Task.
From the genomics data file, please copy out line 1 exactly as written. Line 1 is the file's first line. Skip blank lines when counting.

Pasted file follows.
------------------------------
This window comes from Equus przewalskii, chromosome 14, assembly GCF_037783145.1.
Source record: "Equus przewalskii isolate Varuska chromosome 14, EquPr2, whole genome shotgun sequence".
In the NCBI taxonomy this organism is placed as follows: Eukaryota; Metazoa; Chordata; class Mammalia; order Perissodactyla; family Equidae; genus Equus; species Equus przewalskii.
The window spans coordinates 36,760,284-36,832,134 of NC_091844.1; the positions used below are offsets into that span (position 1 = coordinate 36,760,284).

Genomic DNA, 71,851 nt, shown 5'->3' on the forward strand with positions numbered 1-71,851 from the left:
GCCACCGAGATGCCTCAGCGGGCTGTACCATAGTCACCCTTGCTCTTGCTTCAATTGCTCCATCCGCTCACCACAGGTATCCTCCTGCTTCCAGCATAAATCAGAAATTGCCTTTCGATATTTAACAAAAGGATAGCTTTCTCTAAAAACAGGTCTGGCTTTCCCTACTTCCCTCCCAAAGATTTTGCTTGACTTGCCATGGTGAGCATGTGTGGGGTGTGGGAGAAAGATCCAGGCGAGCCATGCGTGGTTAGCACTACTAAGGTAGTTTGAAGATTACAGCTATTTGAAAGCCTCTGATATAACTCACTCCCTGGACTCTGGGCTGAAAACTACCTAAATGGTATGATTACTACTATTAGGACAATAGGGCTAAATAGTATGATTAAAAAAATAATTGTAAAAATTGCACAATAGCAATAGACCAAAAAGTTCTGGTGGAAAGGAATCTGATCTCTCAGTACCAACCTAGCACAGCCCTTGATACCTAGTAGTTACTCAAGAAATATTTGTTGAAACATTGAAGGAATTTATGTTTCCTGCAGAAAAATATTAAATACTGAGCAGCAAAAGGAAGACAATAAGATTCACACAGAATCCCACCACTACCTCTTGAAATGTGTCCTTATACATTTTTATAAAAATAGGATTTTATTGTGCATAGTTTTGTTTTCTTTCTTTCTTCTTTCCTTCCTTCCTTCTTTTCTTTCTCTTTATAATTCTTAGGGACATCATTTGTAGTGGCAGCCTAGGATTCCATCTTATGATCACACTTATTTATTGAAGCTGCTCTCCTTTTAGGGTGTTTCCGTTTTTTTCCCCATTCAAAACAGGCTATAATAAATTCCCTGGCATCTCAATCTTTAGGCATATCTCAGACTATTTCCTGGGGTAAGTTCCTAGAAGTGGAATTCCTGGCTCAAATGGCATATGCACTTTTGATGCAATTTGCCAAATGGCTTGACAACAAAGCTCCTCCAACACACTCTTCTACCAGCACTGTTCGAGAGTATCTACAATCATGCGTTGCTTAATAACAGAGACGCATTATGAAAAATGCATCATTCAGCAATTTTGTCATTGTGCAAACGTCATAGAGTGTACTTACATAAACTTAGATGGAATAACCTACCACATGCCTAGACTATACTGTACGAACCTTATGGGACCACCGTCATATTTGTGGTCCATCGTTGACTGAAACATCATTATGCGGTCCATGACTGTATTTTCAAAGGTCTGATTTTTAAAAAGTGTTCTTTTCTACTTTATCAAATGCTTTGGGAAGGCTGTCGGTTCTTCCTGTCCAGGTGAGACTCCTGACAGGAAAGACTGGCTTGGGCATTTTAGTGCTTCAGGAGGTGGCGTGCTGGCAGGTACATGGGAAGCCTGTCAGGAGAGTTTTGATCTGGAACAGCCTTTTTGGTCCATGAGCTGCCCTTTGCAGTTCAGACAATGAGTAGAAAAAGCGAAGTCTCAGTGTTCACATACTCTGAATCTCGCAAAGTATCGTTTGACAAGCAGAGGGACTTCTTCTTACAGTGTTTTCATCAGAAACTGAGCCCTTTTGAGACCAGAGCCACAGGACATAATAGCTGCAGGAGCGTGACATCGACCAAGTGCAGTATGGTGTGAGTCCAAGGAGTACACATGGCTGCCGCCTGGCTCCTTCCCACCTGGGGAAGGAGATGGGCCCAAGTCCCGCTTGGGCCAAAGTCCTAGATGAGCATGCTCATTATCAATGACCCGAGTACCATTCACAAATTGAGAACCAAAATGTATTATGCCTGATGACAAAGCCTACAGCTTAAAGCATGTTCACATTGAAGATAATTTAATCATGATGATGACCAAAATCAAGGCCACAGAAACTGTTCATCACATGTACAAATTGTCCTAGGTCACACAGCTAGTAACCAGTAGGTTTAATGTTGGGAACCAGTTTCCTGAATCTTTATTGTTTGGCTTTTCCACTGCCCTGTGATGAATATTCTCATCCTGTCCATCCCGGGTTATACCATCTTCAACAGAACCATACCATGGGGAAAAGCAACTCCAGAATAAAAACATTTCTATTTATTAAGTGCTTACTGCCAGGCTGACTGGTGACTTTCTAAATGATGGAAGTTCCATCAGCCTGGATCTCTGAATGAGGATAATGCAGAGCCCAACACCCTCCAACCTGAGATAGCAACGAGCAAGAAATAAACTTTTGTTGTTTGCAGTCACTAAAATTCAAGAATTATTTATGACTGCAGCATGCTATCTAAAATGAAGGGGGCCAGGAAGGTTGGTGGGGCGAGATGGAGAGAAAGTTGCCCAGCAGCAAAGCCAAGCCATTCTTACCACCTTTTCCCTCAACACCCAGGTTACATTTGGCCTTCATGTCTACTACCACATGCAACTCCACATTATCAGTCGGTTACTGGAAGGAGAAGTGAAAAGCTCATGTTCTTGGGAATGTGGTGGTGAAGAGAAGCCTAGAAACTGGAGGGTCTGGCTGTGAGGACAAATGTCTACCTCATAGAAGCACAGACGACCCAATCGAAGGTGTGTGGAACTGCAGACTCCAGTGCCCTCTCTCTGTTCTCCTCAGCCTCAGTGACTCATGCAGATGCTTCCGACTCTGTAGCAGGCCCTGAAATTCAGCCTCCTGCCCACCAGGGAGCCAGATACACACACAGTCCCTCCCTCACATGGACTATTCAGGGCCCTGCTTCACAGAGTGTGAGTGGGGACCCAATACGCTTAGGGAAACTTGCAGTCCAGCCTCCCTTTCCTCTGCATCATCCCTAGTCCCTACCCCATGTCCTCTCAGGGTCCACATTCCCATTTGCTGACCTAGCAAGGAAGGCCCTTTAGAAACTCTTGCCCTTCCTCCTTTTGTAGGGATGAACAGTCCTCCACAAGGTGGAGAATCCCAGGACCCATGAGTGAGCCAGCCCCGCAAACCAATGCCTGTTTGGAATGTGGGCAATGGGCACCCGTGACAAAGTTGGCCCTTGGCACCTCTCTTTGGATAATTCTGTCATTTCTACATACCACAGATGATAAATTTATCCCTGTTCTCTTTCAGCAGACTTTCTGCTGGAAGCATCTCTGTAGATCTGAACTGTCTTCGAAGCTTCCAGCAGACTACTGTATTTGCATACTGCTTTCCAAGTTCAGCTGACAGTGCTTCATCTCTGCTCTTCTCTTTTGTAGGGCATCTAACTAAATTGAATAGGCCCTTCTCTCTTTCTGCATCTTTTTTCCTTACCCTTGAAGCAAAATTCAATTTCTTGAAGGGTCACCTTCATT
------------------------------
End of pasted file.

This window comes from Equus przewalskii, chromosome 14, assembly GCF_037783145.1.